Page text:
Monday, September 14, 2009

Indo-Irish fusions? Delhi to Dublin?

Irish and Indian musicians and dancers collaborating? Is that concept too far a reach?

It didn't seem so to me some months ago when one of my Google searches was spinning predictably out of control, and suddenly I ended up on a YouTube rendition by a group that called itself "Delhi 2 Dublin" that was dancing and playing music on a Montreal stage, demonstrating an energy and joy in performance that was most impressive. I made a mental note to pursue in a blog entry the group's activities at some point in the future.

Well, happily, VOA's Lonnie Shavelson in San Francisco done just that, with a fine radio report.

The group was formed in 2006, and in terms of dance blends Irish step dancing with the super-popular Indian dance form known as bhangra. In terms of the music itself, the vocals are supported by both western instruments (fiddle and guitar) and the South Asian sitar and drums: the two-piece tabla and the barrel-shaped dhol.

You can see 15 different videos of their performances in authorized YouTube links on their Website, by clicking on the "music & downloads" tab directly under their logo at the top of the Web page; audio samples of their music may be found on their MySpace page.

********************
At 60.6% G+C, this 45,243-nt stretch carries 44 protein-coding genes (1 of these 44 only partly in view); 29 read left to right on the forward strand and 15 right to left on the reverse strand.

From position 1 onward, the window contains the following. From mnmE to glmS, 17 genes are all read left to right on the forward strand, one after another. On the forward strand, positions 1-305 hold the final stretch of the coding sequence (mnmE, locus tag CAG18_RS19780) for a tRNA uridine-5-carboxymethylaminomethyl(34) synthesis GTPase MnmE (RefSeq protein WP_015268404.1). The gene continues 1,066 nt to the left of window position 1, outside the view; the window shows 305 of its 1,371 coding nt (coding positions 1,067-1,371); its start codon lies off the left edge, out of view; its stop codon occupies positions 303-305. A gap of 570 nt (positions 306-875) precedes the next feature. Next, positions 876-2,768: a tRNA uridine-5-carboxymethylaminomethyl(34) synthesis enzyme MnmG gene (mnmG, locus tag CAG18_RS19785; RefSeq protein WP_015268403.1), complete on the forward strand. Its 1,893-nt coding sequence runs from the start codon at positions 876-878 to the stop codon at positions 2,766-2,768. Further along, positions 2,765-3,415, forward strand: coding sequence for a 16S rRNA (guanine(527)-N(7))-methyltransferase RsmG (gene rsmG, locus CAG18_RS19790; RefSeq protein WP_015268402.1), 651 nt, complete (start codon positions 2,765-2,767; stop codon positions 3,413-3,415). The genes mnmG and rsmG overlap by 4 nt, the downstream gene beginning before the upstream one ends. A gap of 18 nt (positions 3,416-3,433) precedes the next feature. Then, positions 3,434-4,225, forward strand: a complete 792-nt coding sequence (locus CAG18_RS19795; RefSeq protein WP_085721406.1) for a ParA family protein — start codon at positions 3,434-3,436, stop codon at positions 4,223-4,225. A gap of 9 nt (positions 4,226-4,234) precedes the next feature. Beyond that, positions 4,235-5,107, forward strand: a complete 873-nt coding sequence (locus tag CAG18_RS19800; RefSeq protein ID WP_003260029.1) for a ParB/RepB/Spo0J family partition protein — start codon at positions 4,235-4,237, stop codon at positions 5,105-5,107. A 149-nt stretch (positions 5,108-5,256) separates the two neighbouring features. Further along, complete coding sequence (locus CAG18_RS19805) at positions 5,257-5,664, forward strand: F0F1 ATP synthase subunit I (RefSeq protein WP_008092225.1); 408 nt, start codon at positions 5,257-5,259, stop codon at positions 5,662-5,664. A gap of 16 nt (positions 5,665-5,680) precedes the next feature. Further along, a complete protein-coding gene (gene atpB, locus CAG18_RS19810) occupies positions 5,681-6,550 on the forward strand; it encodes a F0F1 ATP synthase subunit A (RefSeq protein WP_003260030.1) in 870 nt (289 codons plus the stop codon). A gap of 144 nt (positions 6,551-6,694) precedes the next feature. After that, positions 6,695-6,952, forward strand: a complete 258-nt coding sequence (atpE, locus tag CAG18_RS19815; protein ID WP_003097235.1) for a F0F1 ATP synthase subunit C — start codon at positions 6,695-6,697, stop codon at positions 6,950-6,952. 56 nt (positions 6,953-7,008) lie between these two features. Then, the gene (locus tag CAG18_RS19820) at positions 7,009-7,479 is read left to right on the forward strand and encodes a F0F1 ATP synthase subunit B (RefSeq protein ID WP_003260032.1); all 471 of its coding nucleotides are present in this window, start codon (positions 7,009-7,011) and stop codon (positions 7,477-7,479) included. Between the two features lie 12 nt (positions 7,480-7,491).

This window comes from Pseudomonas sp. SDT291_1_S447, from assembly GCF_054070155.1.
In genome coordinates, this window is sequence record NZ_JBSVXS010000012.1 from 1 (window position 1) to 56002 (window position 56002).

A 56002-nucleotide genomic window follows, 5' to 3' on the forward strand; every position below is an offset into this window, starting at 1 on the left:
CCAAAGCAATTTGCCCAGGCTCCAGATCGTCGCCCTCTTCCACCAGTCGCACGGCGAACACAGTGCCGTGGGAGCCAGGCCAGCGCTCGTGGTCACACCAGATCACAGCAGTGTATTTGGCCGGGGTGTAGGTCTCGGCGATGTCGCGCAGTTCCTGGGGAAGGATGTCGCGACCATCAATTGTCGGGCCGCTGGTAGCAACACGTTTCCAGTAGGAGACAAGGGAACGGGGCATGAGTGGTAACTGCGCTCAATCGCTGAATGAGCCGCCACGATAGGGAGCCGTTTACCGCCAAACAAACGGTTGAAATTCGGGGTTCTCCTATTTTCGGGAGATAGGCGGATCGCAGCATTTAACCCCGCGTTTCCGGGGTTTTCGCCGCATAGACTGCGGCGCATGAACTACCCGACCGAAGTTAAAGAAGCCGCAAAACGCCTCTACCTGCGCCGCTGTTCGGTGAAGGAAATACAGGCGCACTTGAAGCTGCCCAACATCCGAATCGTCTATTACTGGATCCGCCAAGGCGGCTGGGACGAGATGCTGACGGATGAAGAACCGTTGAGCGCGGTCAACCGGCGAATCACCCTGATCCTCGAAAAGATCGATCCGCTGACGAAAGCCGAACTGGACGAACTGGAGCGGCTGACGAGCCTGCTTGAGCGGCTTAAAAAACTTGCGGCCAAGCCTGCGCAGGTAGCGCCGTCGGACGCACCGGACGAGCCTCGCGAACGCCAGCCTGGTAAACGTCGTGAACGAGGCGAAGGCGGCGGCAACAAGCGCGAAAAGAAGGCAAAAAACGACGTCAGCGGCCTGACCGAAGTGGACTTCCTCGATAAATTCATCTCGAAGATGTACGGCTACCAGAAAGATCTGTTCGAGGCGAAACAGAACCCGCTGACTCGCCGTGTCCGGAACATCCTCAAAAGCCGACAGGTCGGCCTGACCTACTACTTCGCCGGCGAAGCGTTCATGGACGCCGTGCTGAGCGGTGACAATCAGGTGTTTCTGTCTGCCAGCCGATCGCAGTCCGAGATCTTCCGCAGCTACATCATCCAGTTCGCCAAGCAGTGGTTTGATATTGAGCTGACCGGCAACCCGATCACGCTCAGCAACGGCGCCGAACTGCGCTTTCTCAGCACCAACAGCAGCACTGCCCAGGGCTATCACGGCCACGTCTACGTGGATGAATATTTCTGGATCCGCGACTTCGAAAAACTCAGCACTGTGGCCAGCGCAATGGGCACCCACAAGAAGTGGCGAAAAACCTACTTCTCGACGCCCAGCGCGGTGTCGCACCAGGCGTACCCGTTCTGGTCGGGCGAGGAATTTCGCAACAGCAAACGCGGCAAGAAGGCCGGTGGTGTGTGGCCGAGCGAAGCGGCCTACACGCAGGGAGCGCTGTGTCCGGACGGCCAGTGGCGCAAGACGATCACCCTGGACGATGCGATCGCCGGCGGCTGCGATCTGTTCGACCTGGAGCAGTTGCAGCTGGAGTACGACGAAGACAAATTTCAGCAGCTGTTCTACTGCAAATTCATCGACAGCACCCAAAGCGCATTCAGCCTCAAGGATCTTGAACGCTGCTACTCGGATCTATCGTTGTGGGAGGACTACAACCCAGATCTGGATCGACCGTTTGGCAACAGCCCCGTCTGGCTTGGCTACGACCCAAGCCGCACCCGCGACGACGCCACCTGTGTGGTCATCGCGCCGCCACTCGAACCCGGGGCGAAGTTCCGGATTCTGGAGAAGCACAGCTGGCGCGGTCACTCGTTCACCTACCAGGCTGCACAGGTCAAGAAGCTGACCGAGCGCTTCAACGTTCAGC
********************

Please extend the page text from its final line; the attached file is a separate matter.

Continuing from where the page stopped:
The bhangra craze itself has taken Great Britain (where there are millions of reisdents of South Asian origin) by storm, and is making inroads into American dance culture, particularly on college campuses, where South Asian students from abroad, as well as Americans born of South Asian parents, have become increasingly active in promoting this particular aspect of their traditional culture.

A simple Google search of "Bhangra blowout" brings an impressive 134,000 hits--showing the popularity of the form. The first hit, fortuitously for us, is for the eponymous Website (, set up by the students at Washington's George Washington University. We'll be bringing you a report of the next celebration of this dance form by the local student group in the spring of 2010.

Dance away--or at least feast your eyes and ears on this infectious expression of human exuberance!

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